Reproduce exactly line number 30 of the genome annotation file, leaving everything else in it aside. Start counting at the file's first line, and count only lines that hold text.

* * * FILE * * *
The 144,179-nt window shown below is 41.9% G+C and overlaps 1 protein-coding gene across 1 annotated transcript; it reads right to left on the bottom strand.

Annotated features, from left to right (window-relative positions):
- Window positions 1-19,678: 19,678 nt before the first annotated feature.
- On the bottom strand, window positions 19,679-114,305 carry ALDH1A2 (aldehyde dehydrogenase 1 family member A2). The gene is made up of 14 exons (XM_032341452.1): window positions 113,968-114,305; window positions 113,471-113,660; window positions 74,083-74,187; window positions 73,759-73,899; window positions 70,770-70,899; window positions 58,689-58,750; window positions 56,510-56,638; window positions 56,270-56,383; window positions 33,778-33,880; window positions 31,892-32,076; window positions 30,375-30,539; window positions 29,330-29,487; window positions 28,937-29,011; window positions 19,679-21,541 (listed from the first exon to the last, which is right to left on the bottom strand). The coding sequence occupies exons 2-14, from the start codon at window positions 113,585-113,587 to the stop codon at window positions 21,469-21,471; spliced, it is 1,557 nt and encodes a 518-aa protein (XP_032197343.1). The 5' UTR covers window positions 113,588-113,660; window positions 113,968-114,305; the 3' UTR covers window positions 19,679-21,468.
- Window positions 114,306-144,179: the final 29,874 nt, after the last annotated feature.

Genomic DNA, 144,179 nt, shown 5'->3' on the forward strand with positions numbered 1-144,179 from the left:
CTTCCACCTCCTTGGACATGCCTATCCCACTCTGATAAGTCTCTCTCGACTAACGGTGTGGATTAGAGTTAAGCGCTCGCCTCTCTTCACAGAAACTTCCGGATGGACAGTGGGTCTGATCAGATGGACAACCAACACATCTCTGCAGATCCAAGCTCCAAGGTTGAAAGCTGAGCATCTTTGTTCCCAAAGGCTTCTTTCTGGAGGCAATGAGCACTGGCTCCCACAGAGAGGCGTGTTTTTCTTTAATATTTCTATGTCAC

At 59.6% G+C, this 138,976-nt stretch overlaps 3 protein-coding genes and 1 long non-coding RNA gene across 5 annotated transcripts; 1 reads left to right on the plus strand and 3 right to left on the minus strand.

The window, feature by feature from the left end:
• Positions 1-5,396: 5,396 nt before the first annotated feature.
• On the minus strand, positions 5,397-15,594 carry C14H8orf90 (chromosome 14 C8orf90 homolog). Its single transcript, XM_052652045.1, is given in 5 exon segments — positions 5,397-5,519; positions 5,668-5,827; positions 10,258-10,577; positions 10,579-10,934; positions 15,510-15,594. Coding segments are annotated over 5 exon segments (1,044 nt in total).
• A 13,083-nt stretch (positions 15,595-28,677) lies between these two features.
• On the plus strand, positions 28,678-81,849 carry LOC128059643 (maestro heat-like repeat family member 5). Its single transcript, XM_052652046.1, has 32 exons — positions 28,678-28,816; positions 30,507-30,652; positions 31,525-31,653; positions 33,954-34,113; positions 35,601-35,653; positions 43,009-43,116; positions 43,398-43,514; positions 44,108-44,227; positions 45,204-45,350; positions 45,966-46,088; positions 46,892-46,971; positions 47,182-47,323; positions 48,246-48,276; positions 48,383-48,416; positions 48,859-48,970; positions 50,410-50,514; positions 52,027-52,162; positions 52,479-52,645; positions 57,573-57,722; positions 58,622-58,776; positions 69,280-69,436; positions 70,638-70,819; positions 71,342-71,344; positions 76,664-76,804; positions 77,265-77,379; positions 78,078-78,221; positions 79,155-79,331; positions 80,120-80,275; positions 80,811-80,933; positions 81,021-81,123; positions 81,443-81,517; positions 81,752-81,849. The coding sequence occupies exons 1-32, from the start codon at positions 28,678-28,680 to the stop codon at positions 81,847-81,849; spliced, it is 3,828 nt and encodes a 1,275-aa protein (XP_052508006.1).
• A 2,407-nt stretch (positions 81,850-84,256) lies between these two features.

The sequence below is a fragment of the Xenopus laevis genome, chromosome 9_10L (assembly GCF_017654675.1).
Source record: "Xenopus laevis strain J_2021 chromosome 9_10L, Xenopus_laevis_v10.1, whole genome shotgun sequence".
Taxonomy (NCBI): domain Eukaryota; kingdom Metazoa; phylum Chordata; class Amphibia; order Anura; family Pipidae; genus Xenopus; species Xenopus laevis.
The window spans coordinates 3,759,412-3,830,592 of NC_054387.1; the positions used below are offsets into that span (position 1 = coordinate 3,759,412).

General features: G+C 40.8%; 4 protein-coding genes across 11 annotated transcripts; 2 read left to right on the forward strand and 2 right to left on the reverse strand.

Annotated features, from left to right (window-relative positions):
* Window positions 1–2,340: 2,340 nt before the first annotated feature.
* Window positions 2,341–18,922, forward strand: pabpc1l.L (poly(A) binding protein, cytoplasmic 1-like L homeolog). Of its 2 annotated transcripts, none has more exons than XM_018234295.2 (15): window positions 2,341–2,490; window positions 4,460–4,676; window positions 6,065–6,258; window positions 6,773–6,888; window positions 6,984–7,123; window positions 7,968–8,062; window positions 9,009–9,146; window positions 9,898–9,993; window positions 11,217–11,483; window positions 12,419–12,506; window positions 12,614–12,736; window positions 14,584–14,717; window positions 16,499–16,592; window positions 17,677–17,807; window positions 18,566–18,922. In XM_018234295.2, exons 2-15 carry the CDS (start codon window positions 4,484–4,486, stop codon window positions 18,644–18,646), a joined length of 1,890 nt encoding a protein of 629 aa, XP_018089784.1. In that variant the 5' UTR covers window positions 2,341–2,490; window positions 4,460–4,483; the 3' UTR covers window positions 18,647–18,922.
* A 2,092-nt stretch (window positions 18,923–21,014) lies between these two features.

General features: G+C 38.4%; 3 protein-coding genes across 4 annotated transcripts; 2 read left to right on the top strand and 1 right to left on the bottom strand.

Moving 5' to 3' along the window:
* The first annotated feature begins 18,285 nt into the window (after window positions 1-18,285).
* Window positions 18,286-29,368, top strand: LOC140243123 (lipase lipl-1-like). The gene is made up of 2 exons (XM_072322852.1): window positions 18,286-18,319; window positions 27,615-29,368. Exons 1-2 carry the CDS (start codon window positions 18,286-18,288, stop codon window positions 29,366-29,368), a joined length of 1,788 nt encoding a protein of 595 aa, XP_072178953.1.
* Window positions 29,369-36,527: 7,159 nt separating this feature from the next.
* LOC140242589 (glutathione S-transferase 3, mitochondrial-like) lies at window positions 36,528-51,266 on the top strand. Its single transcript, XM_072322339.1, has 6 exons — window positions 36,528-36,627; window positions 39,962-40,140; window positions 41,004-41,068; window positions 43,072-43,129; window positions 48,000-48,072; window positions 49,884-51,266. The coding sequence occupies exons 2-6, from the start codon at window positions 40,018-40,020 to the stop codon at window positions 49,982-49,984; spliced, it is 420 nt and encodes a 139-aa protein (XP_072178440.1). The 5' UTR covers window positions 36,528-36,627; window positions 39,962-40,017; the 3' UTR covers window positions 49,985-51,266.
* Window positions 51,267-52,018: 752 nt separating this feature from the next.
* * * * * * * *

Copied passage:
* Window positions 51,267-52,018: 752 nt separating this feature from the next.